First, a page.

Prism: Andrea’s world. – book reviews
The most compelling aspect of Prism: Andrea’s World (Stein and Day, $16.95), the story of a woman with multiple personalities, is not the vivid description of her bizarre and self-abusive behavior, although this case study is certainly as fascinating as the foreerunners in this popular genre. It would be easy to sensationalize a case history of one of the mind’s most eerie disorders, but instead writer Jonathan Bliss and psychiatrist Eugene Bliss have wisely chosen to present Andrea’s symptoms and chart her recovery in chilling but clinically accurate detail.
Only the most recent in a long string of therapists for Andrea, psychiatrist Bliss discovers that she was sexually and mentally brutalized by a psychotic father from the age of 4. Her strict Italian Catholic upbringing served only to further confuse her; she assumed that her father’s erratic behavior was the result of her own “evilness” and so turned much of her anger and resentment inward upon herself. To cope with the savagery of her world, she created, through autopypnosis, 23 alter egos. These range from 4-year-old “Andrea-Ellen,” who spends most of her time hiding, to “Marna,” a promiscuous woman who seeks abusive male companionship, to the punitive “Joseph,” a hideous reincarnation of her father.
Like the many previous books about multiple personalities, Prism focuses on the development and progress of the disorder. Andrea (not her real name) is on the surface a highly successful career woman, but her home life is a shambles; her core personality routinely blanks out and, in the guise of her alternate personalities, does crazy things: She strangles cats, gets pregnant and burns herself with cleaning fluid.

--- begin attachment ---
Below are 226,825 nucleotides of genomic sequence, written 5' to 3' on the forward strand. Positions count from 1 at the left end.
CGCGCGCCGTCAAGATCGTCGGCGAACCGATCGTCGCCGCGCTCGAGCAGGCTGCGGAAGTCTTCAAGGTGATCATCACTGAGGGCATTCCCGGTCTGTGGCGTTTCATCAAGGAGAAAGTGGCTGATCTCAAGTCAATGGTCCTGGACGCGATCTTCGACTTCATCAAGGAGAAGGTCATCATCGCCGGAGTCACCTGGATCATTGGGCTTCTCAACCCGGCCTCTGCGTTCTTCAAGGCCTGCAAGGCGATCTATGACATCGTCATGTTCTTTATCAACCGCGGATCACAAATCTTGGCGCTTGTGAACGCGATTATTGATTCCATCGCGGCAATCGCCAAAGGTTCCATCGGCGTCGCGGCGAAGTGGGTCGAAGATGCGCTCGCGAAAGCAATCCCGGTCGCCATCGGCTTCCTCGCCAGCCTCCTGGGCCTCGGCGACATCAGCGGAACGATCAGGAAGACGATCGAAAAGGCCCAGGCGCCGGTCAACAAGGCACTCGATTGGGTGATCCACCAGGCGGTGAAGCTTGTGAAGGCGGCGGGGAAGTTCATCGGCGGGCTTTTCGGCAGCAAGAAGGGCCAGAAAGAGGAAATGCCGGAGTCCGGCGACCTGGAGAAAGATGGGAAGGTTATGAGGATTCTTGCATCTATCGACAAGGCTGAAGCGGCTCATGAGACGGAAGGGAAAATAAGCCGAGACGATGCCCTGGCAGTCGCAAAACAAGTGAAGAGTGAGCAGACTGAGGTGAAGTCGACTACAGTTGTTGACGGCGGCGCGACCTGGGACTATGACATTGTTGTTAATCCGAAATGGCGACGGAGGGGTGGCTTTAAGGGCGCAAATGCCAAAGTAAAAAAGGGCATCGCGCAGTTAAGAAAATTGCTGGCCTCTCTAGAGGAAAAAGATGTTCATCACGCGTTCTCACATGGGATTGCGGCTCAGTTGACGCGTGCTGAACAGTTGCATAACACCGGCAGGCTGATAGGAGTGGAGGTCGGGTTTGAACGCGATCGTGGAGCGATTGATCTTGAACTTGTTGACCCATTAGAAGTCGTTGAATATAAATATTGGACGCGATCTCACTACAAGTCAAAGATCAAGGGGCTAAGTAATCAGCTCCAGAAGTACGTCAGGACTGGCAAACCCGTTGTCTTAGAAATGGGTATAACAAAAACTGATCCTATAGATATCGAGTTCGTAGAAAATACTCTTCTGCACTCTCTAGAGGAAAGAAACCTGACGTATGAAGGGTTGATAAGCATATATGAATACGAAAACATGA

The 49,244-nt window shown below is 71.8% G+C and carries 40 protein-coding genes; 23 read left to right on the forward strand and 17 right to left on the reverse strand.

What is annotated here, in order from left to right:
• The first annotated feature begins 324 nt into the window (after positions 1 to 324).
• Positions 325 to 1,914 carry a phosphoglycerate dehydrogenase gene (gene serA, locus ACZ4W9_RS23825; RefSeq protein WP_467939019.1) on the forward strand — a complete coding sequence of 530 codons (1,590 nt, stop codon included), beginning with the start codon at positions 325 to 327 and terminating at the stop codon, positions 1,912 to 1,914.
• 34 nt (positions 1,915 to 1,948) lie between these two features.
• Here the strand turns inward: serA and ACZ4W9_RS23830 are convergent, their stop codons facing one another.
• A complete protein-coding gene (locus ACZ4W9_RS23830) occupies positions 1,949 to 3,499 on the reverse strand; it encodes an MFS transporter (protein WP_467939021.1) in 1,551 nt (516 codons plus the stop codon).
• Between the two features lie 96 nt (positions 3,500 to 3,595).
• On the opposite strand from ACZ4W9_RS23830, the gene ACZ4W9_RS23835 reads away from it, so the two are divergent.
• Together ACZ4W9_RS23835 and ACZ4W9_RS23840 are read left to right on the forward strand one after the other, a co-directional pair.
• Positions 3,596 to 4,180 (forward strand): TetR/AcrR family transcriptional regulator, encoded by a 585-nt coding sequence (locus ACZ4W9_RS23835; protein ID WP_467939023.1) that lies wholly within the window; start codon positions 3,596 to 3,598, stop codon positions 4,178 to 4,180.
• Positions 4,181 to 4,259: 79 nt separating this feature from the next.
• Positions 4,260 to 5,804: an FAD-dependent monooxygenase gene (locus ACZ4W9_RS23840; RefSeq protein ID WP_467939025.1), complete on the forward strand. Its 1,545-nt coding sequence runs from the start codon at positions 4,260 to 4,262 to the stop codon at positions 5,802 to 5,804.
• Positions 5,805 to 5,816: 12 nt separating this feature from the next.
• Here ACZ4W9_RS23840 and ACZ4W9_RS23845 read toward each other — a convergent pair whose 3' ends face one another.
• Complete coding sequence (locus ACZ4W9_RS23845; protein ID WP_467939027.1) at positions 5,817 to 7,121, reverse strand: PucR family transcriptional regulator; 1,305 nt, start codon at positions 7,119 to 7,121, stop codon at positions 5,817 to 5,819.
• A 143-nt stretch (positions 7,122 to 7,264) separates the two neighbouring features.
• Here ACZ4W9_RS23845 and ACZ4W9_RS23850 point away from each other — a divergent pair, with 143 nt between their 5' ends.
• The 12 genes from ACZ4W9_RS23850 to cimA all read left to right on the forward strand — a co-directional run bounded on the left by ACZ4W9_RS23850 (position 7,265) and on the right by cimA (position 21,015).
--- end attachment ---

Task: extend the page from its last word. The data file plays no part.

Despite such craziness, the book’s strength derives from the credibility of Andrea’s story. Just as the origin of her disorder is complicated, the treatment is fraught with reversals. As several of her personalities are “integrated” or merged, for example, andrea’s obesity becomes more and more problematic. Bliss is finally able to report that she is mostly free of “crises,” but he notes that there will always be times when panic may strike and threaten her with disintegration.
In this respect, at least, Andrea’s illness is a metaphor for much mental illness, which, although socially unacceptable, may be a necessary defense against extremely stressful circumstances. “Cured? Perhaps not,” the authors write, since Andrea sometimes feels a lack of security without her host of personalities. “But stabilized, if she’s careful; back in control, if she’s vigilant; and happy, if life is good to her,” they conclude.
COPYRIGHT 1985 Sussex Publishers, Inc.
COPYRIGHT 2004 Gale Group